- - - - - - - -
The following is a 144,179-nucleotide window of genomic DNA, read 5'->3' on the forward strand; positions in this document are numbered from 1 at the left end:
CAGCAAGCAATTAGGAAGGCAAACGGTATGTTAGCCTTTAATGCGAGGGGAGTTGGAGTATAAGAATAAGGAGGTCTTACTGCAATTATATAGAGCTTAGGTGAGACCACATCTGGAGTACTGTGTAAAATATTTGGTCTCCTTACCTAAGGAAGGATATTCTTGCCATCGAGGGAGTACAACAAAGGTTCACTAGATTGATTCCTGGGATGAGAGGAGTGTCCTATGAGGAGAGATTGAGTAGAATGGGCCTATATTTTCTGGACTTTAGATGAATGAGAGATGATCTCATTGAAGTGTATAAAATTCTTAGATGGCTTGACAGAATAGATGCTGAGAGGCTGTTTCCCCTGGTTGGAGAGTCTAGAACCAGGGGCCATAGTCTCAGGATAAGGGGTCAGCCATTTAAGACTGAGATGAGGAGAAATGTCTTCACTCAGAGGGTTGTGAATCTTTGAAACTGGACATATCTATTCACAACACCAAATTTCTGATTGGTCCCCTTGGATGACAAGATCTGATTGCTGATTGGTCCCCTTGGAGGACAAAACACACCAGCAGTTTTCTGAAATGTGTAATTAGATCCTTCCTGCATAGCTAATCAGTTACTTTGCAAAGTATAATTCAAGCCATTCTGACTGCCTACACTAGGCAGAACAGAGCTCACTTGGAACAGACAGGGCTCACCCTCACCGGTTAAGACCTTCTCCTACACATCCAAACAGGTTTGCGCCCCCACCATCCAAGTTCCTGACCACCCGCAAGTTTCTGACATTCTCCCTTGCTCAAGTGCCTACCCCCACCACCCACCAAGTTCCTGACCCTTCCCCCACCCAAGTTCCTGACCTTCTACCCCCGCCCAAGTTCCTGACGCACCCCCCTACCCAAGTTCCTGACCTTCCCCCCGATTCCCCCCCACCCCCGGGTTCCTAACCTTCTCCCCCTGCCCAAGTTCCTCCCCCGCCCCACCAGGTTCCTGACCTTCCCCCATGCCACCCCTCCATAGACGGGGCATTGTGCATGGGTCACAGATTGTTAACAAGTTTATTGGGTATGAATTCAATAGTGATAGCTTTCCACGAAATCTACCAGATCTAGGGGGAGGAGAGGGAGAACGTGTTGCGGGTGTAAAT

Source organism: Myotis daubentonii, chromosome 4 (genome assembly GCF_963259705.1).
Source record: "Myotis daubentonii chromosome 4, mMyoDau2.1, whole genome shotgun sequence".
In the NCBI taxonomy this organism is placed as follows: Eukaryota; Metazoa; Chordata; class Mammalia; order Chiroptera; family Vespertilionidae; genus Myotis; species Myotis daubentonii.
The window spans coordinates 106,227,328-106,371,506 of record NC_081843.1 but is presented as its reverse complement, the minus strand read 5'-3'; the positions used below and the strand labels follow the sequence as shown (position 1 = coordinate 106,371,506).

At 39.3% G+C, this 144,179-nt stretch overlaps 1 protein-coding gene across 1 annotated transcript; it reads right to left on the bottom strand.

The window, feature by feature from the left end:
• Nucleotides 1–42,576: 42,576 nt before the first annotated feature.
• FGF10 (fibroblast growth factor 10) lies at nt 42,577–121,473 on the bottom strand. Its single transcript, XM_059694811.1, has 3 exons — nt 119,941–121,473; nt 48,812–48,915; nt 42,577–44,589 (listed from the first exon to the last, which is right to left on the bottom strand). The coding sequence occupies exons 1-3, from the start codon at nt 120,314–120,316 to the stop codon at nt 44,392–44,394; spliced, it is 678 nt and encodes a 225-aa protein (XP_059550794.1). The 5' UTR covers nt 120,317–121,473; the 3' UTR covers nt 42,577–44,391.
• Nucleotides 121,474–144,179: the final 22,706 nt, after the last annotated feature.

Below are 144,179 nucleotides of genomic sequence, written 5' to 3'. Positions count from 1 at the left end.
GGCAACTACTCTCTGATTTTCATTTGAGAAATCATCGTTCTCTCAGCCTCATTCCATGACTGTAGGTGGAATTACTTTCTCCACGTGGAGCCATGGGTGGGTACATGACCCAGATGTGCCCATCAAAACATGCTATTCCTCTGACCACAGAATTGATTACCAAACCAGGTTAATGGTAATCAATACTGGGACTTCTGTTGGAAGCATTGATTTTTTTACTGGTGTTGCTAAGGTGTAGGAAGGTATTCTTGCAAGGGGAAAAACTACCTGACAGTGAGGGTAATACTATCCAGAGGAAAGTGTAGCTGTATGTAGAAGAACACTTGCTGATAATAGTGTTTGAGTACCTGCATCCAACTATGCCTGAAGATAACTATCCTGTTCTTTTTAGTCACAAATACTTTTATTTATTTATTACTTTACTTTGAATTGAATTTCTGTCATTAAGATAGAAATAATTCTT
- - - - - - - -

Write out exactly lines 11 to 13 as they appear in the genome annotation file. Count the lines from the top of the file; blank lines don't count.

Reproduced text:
• Nucleotides 121,474–144,179: the final 22,706 nt, after the last annotated feature.

Below are 144,179 nucleotides of genomic sequence, written 5' to 3'. Positions count from 1 at the left end.
GGCAACTACTCTCTGATTTTCATTTGAGAAATCATCGTTCTCTCAGCCTCATTCCATGACTGTAGGTGGAATTACTTTCTCCACGTGGAGCCATGGGTGGGTACATGACCCAGATGTGCCCATCAAAACATGCTATTCCTCTGACCACAGAATTGATTACCAAACCAGGTTAATGGTAATCAATACTGGGACTTCTGTTGGAAGCATTGATTTTTTTACTGGTGTTGCTAAGGTGTAGGAAGGTATTCTTGCAAGGGGAAAAACTACCTGACAGTGAGGGTAATACTATCCAGAGGAAAGTGTAGCTGTATGTAGAAGAACACTTGCTGATAATAGTGTTTGAGTACCTGCATCCAACTATGCCTGAAGATAACTATCCTGTTCTTTTTAGTCACAAATACTTTTATTTATTTATTACTTTACTTTGAATTGAATTTCTGTCATTAAGATAGAAATAATTCTT